New Jersey Drug Defense Attorney for Possession and Intent to Sell

In some cases, the State may be unable to prove that the defendant possessed the drugs at issue. In many instances, the State will seek to prove that a defendant possessed drugs even though the defendant did not have physical control over the drugs at issue. A defendant can be found guilty of possession of drugs if that person is found to have had constructive possession of drugs, meaning that the defendant was aware of the presence of the drugs and had both the intent and the ability to exercise physical control or dominion over the object at some time. If the State seeks to prove that a defendant constructively possessed drugs, a skilled lawyer may be able to raise reasonable doubt as to whether the defendant was able to exercise control over the drugs.

In other situations, a Drug Lawyer may be able to prevent the State from establishing that the defendant was aware of the possession of a drug. For example, the Supreme Court of New Jersey has held that even if a defendant is aware that he is in possession of contraband, if the defendant is not shown to have known that he possessed drugs, the defendant cannot properly be convicted of possession of a controlled dangerous substance. Scott Gorman will review the evidence of your case and he will use his training and experience to assess the weaknesses of the State’s case and devise an effective defense strategy.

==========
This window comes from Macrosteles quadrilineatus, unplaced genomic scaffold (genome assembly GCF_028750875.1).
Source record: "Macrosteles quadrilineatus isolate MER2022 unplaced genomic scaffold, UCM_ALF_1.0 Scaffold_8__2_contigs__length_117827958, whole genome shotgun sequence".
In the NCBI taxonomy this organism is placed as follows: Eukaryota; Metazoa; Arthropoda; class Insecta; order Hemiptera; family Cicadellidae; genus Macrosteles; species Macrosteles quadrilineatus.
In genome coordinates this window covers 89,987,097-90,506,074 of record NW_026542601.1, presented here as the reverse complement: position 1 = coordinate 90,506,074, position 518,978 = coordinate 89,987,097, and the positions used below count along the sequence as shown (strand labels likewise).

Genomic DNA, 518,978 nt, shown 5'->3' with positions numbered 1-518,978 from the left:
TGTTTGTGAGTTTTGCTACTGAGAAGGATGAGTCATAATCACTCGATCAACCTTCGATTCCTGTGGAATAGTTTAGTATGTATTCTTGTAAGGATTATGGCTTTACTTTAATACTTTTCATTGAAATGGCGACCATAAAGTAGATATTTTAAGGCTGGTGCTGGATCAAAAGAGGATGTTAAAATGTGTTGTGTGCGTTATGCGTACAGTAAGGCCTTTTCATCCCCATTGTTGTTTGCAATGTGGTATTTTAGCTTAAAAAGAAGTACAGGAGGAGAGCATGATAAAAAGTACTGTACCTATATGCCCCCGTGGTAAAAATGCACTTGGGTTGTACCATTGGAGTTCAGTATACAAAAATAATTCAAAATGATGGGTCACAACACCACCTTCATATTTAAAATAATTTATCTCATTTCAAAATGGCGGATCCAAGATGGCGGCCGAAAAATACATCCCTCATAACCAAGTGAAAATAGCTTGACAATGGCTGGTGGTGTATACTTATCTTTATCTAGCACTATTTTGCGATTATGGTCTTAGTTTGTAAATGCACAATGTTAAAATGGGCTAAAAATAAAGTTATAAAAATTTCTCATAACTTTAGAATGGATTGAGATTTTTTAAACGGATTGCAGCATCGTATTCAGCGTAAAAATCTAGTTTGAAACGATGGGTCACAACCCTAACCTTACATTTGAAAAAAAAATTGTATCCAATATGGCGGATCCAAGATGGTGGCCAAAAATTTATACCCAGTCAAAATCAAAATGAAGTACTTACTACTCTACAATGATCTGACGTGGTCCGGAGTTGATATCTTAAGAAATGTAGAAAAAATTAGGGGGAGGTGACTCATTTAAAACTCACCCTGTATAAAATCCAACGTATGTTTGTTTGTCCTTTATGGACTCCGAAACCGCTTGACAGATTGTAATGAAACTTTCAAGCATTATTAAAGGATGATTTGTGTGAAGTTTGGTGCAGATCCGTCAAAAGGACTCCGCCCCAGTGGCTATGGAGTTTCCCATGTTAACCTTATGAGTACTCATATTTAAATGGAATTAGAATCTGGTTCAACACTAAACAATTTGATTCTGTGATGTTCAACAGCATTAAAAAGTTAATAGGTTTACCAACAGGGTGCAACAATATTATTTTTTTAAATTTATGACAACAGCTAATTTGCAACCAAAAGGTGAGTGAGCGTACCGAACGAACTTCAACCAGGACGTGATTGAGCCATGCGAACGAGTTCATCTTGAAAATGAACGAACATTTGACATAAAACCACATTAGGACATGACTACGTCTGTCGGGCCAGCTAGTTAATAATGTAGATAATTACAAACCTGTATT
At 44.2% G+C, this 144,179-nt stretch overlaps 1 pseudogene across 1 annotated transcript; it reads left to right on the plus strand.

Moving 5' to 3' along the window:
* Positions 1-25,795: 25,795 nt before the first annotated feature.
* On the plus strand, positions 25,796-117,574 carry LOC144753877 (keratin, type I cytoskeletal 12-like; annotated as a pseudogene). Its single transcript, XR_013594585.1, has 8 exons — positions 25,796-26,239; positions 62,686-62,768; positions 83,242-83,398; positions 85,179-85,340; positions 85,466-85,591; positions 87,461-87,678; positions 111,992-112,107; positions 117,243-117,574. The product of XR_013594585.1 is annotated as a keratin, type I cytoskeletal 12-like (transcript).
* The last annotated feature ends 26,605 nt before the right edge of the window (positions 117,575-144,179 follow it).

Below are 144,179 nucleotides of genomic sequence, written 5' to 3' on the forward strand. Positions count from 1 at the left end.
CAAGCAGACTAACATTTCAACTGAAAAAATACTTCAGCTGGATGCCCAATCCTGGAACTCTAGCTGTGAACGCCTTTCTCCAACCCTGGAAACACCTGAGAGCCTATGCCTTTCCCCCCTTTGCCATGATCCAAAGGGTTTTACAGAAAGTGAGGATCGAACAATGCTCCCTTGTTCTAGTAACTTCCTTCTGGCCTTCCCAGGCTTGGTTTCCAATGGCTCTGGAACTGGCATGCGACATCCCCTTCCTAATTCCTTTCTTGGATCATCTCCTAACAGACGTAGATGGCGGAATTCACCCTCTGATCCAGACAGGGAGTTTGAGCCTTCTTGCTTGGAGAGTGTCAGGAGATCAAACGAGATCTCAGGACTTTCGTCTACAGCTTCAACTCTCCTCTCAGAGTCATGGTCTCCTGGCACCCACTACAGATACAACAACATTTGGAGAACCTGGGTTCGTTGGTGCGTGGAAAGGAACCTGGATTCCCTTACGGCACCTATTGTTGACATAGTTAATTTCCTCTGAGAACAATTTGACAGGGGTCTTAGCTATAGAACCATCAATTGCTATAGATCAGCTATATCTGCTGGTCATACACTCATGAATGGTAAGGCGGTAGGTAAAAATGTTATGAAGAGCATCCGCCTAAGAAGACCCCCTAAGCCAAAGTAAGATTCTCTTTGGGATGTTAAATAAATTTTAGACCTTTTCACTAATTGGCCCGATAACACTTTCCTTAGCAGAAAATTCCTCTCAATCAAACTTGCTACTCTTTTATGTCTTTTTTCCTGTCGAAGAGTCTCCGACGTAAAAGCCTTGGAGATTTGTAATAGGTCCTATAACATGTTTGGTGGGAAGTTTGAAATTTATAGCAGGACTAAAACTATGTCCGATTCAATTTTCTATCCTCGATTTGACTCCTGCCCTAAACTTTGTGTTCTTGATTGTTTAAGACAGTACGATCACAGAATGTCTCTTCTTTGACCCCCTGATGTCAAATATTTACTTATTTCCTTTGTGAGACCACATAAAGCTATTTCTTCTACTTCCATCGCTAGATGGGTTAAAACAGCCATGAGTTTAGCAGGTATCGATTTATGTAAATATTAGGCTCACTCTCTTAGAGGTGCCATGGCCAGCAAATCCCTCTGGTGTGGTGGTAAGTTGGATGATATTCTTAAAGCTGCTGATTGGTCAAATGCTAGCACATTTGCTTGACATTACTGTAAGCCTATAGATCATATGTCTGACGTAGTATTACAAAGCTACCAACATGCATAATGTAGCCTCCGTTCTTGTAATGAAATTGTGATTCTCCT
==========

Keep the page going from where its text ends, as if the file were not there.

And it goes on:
New Jersey’s drug crime laws are different from other states’ in that they do not distinguish between sale and intent to sell. In other words, a conviction for intent to sell carries the same penalties as the actual sale of drugs. With intent to sell minimally constituting a third-degree indictable offense, individuals charged with intent to sell must defend themselves effectively in order to avoid substantial fines and long-term imprisonment.

Facing Drug Possession Conviction